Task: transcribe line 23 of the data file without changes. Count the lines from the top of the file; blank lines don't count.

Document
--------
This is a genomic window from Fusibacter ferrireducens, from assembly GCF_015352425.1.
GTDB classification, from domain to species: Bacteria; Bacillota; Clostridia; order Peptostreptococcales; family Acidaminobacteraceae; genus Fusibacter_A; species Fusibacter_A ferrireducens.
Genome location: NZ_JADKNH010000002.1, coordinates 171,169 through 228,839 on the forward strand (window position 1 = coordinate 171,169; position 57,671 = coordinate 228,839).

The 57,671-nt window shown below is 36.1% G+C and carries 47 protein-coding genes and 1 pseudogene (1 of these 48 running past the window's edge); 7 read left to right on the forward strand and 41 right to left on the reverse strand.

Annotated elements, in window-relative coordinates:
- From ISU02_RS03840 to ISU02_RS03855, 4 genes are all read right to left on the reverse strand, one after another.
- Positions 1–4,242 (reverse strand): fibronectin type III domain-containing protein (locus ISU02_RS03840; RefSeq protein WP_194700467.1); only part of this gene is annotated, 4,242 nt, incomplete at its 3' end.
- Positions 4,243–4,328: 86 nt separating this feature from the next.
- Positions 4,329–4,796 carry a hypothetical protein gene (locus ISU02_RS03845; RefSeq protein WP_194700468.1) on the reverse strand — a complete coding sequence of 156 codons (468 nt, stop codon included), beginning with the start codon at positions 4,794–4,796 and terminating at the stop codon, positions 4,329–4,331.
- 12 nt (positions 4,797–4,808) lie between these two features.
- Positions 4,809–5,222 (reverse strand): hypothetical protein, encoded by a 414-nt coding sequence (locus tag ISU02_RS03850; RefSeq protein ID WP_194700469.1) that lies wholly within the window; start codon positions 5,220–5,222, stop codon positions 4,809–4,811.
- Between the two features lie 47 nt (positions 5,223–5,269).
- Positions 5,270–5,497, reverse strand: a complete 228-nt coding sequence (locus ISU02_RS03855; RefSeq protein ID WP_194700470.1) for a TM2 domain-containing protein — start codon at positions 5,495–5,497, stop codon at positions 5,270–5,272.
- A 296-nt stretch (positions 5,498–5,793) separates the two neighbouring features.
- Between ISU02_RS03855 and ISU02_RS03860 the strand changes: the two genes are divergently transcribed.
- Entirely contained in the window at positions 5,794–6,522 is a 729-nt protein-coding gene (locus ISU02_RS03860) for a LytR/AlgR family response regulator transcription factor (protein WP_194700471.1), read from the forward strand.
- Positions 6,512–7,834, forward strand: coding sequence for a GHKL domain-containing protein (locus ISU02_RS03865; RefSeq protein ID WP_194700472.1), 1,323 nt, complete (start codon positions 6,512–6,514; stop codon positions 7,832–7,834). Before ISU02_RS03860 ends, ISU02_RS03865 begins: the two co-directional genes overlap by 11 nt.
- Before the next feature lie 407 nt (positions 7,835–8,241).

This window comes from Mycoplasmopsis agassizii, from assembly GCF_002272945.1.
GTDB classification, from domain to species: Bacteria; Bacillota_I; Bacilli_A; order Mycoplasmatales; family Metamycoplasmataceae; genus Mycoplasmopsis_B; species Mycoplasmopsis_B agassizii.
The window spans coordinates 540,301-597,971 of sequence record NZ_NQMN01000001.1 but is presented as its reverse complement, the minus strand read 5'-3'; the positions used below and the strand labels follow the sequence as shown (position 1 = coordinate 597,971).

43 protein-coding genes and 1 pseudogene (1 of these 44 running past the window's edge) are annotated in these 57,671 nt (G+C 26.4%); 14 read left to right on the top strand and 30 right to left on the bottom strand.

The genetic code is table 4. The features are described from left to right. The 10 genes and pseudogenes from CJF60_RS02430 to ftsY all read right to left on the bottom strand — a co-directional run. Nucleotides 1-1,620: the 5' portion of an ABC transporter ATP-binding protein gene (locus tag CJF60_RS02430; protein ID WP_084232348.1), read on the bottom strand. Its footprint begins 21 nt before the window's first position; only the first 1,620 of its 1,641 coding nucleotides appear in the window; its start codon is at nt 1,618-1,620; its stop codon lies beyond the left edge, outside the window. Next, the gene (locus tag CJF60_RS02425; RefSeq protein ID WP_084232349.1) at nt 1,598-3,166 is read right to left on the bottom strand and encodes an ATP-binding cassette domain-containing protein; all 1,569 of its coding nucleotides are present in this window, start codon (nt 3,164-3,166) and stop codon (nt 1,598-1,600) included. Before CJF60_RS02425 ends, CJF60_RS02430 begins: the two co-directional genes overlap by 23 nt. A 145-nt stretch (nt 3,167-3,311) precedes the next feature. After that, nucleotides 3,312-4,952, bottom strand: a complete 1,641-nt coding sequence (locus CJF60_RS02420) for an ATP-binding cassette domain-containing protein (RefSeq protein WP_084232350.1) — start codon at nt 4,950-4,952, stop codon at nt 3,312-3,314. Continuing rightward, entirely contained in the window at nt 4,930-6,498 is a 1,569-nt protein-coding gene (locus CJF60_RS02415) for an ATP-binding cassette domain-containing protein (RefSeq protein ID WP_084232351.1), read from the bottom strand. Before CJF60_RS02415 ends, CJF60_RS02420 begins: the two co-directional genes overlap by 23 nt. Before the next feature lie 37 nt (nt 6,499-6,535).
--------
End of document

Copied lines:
The genetic code is table 4. The features are described from left to right. The 10 genes and pseudogenes from CJF60_RS02430 to ftsY all read right to left on the bottom strand — a co-directional run. Nucleotides 1-1,620: the 5' portion of an ABC transporter ATP-binding protein gene (locus tag CJF60_RS02430; protein ID WP_084232348.1), read on the bottom strand. Its footprint begins 21 nt before the window's first position; only the first 1,620 of its 1,641 coding nucleotides appear in the window; its start codon is at nt 1,618-1,620; its stop codon lies beyond the left edge, outside the window. Next, the gene (locus tag CJF60_RS02425; RefSeq protein ID WP_084232349.1) at nt 1,598-3,166 is read right to left on the bottom strand and encodes an ATP-binding cassette domain-containing protein; all 1,569 of its coding nucleotides are present in this window, start codon (nt 3,164-3,166) and stop codon (nt 1,598-1,600) included. Before CJF60_RS02425 ends, CJF60_RS02430 begins: the two co-directional genes overlap by 23 nt. A 145-nt stretch (nt 3,167-3,311) precedes the next feature. After that, nucleotides 3,312-4,952, bottom strand: a complete 1,641-nt coding sequence (locus CJF60_RS02420) for an ATP-binding cassette domain-containing protein (RefSeq protein WP_084232350.1) — start codon at nt 4,950-4,952, stop codon at nt 3,312-3,314. Continuing rightward, entirely contained in the window at nt 4,930-6,498 is a 1,569-nt protein-coding gene (locus CJF60_RS02415) for an ATP-binding cassette domain-containing protein (RefSeq protein ID WP_084232351.1), read from the bottom strand. Before CJF60_RS02415 ends, CJF60_RS02420 begins: the two co-directional genes overlap by 23 nt. Before the next feature lie 37 nt (nt 6,499-6,535).